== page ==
On Monday, the Senate considered four measures to revamp gun laws — two put forth by Democrats and two by Republicans — and each failed to get the 60 votes needed to progress. All four votes were mostly along party lines, as each party staked out its ground after the Orlando nightclub mass shooting and before November elections. Senate Majority Leader Mitch McConnell (R-Ky.) said Democrats, who had demanded the votes on gun control measures, were pushing a "partisan agenda." Senate Minority Leader Harry Reid (D-Nev.), saying that 90 percent of Americans support expanded background checks, shot back that "Senate Republicans ought to be embarrassed, but of course they're not — they're not embarrassed because the NRA is happy."
Senators voted 47-53 against a measure from Sen. Dianne Feinstein (D-Calif.) that would have allowed the attorney general to block suspected terrorists from purchasing guns and explosives, and 53-47 for an alternate proposal from Sen. John Cornyn (R-Texas) that would let officials delay a gun sale to a suspected terrorist for three days while a judge considered blocking the sale. The Senate also rejected a Democratic-backed measure to require background checks for all gun sales or transfers, including at gun shows, 44-56, and 53-47 for a GOP alternative from Sen. Charles Grassley (R-Iowa) that merely increased funding for federal background checks and also tweaked language that bans some people with mental health issues from buying guns. Each vote was mostly along party lines.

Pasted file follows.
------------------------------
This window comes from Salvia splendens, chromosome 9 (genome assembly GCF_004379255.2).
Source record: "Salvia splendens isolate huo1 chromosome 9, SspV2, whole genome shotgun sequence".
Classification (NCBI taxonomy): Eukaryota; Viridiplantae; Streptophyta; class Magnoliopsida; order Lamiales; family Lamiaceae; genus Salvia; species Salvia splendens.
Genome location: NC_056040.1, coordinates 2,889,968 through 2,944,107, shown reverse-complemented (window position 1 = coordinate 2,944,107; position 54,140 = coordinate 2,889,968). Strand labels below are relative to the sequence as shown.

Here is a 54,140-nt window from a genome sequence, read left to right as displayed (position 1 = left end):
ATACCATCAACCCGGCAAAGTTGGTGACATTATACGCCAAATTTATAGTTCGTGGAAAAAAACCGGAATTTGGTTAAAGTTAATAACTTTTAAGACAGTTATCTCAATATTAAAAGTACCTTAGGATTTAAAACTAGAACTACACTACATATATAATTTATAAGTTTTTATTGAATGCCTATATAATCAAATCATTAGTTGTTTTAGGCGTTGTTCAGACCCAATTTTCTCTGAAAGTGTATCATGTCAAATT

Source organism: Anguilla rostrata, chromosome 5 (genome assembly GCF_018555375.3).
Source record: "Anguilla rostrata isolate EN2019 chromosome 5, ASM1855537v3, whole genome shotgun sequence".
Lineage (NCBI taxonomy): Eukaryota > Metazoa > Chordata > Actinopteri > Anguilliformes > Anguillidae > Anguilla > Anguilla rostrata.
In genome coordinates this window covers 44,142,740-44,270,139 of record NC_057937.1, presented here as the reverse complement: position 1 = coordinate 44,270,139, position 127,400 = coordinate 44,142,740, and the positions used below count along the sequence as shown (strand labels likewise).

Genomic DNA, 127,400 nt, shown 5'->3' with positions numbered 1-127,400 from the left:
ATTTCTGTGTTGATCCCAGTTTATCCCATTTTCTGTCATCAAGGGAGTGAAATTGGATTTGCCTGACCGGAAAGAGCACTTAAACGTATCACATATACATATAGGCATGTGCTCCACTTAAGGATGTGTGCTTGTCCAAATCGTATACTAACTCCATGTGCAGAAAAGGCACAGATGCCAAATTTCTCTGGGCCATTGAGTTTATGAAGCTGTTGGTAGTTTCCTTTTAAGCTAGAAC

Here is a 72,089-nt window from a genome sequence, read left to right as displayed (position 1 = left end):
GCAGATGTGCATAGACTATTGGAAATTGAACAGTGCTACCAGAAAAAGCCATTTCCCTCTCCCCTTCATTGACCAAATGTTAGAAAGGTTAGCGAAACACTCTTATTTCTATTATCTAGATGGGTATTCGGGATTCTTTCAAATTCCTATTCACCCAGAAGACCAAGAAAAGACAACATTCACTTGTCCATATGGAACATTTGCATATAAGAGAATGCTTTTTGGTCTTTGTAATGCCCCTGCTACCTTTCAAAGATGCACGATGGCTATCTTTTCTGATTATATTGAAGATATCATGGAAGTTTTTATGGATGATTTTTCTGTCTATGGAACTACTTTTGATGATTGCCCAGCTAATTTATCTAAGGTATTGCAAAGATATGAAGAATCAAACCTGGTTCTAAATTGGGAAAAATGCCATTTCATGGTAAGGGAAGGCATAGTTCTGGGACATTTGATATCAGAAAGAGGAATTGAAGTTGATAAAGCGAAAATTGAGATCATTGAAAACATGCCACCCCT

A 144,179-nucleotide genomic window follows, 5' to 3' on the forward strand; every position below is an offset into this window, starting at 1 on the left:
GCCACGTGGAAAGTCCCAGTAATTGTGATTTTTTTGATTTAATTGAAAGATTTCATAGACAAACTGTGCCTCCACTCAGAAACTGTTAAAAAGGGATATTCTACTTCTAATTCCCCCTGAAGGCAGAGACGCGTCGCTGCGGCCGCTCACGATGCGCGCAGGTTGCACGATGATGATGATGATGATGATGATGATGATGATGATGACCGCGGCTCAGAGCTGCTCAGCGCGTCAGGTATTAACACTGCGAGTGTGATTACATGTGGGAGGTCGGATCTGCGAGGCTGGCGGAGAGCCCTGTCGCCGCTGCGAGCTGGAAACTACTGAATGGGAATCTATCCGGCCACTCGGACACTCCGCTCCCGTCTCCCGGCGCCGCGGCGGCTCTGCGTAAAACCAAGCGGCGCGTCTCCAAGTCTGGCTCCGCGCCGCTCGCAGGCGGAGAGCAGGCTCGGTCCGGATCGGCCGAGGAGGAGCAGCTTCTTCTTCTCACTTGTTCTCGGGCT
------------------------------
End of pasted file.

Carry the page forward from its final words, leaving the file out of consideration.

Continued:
Sen. Susan Collins (R-Maine) is working on one more proposal that would block people on two specific FBI terrorist watch lists from buying firearms and alert the FBI if someone on either the "no fly list" or "selectee list" in the past five years tried to buy a gun. Some moderates in both parties are participating in talks on the Collins measure. You can watch Democrats respond to the four votes on Monday in a vide from The Associated Press below. Peter Weber
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